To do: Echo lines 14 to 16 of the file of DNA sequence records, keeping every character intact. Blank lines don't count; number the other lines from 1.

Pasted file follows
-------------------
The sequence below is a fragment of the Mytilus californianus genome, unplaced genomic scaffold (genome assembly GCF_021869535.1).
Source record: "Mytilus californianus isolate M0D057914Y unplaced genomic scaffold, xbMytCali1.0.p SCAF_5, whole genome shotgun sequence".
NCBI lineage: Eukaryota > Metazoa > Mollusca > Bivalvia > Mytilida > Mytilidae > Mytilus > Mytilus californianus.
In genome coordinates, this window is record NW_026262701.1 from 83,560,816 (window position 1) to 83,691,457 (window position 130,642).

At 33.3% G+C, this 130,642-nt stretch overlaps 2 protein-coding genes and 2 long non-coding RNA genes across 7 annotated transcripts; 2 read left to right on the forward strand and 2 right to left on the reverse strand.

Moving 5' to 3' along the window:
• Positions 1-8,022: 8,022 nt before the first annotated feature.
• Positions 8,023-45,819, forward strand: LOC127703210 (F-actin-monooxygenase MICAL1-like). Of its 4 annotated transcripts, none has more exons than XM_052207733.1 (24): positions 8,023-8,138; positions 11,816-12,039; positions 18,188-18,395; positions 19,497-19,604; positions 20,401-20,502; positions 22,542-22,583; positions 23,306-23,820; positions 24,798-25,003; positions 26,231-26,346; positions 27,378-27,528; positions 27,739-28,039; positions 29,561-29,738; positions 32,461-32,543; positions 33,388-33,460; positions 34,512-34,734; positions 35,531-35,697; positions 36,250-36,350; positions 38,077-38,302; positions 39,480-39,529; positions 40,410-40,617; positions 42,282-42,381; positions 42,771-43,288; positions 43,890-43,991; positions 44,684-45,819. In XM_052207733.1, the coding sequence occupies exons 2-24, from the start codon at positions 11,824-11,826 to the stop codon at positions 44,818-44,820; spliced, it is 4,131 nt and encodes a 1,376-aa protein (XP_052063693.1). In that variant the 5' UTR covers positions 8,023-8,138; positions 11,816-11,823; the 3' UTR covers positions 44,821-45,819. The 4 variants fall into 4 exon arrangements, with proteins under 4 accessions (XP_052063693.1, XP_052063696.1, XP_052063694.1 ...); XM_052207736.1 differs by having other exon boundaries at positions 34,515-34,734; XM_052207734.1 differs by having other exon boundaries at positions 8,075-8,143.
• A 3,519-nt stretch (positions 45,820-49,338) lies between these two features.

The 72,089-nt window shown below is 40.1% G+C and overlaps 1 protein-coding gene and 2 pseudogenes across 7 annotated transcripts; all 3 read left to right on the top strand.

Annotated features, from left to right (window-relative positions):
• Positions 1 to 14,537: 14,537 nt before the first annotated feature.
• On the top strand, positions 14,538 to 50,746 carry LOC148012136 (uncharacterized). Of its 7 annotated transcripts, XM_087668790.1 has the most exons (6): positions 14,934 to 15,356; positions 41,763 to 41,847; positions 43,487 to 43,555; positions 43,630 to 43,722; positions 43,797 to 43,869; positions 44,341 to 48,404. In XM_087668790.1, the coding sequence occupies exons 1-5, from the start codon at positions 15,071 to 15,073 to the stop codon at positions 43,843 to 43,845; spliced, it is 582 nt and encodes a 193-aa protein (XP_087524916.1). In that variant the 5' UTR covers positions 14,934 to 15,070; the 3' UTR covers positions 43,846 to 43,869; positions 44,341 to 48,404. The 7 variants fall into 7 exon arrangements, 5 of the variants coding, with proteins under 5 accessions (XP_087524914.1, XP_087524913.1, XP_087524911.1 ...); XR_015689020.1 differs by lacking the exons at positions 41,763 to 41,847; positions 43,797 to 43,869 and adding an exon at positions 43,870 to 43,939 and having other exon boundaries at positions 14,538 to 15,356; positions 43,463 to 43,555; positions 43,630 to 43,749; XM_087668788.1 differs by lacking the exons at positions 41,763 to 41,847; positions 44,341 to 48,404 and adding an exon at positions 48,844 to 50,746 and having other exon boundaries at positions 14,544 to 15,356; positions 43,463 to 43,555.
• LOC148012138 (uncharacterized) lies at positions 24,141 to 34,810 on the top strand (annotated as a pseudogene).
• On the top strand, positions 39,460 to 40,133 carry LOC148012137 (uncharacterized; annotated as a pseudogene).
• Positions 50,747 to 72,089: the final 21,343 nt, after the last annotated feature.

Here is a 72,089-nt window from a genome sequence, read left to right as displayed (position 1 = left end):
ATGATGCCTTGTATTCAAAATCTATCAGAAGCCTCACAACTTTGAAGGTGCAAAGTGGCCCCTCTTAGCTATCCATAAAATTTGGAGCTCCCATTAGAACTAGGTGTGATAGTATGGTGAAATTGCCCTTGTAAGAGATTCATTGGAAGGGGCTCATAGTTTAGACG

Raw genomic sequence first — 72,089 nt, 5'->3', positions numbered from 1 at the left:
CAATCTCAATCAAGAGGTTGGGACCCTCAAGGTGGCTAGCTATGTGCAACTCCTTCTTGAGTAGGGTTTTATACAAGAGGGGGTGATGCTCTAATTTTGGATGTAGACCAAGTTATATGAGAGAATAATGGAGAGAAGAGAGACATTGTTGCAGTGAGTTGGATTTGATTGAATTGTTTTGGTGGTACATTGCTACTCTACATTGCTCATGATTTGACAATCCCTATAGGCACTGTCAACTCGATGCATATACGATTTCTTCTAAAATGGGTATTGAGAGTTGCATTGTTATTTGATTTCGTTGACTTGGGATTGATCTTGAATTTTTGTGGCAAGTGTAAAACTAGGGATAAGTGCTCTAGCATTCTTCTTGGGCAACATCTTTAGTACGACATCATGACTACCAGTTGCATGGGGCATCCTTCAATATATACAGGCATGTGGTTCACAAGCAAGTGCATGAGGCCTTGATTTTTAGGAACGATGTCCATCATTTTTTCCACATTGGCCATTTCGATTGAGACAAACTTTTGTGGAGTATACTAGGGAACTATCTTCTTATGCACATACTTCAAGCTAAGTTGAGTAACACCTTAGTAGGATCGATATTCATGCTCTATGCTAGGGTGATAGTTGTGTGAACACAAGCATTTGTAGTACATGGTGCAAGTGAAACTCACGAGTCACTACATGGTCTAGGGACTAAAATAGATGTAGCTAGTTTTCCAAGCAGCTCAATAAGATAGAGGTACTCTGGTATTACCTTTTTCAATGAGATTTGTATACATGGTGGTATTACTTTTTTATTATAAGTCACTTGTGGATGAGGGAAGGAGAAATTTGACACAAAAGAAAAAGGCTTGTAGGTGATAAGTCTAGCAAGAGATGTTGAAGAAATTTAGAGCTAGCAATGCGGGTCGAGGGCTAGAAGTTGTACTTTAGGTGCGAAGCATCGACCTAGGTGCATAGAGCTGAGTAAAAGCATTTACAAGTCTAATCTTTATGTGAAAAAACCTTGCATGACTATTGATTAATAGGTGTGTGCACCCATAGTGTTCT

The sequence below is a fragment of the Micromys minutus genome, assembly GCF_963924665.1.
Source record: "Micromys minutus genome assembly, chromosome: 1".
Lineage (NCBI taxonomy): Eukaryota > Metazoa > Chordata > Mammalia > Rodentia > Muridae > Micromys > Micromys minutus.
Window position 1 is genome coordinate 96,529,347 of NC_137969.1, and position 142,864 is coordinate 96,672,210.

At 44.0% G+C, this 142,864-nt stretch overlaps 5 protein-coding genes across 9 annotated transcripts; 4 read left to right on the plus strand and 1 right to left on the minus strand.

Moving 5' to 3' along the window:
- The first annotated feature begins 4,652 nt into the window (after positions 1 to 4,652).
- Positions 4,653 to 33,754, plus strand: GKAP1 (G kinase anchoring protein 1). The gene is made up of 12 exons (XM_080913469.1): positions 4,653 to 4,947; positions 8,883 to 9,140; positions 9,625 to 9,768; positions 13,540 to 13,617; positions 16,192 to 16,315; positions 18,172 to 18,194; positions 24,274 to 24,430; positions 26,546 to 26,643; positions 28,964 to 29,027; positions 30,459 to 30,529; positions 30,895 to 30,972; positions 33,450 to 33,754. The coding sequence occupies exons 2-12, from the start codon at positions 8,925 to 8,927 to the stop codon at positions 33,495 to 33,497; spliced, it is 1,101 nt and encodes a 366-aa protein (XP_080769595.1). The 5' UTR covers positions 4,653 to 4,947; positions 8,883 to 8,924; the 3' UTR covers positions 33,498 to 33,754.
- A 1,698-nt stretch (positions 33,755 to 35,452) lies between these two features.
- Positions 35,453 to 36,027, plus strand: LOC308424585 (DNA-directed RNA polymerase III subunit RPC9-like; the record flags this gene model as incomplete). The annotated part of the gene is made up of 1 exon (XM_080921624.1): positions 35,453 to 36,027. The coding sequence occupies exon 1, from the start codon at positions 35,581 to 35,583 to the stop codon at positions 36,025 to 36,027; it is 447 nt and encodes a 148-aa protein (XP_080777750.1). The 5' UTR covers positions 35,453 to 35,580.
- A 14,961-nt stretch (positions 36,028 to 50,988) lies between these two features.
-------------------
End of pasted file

• LOC148012138 (uncharacterized) lies at positions 24,141 to 34,810 on the top strand (annotated as a pseudogene).
• On the top strand, positions 39,460 to 40,133 carry LOC148012137 (uncharacterized; annotated as a pseudogene).
• Positions 50,747 to 72,089: the final 21,343 nt, after the last annotated feature.